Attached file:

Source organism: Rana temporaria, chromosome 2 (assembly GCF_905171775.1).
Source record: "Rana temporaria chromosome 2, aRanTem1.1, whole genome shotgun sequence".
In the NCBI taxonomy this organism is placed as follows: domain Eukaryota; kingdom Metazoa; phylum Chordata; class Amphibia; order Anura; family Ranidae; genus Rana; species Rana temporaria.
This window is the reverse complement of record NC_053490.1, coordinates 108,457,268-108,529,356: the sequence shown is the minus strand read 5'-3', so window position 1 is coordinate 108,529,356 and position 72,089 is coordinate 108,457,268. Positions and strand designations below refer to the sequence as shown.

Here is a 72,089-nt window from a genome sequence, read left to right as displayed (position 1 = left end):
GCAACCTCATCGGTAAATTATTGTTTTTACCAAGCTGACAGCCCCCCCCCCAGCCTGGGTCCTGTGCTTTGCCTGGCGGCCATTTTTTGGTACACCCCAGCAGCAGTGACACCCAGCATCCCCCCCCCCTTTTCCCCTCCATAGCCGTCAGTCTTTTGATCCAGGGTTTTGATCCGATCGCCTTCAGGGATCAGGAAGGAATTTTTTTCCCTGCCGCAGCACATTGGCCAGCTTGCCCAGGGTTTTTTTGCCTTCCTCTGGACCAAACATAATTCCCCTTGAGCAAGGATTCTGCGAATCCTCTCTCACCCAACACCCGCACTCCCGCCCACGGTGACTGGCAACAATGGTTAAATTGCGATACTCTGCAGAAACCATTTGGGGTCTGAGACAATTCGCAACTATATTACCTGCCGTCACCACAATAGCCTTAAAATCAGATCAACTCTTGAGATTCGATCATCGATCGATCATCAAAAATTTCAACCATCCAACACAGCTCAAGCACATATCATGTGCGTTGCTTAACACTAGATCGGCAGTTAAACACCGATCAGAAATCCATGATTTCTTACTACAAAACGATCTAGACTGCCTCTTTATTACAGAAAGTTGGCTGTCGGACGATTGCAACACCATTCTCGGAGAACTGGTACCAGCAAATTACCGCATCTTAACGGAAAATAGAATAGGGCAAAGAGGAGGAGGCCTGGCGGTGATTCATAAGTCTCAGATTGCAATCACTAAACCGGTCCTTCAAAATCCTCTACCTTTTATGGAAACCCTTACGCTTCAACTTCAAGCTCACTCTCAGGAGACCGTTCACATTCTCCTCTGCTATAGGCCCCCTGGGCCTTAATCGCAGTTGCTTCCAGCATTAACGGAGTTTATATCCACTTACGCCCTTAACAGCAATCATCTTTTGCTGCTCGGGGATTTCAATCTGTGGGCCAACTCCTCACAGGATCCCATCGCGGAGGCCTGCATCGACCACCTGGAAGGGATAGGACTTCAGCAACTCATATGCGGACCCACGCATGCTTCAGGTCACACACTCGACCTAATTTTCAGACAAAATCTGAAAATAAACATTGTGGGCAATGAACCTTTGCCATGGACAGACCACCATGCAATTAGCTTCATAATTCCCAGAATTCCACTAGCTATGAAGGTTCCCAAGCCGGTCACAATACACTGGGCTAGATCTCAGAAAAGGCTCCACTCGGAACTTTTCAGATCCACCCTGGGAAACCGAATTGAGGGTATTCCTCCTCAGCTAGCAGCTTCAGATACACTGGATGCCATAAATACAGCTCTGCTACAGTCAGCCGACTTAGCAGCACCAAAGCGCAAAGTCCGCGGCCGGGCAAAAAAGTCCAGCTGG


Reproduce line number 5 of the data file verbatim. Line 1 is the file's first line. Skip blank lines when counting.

Here is a 72,089-nt window from a genome sequence, read left to right as displayed (position 1 = left end):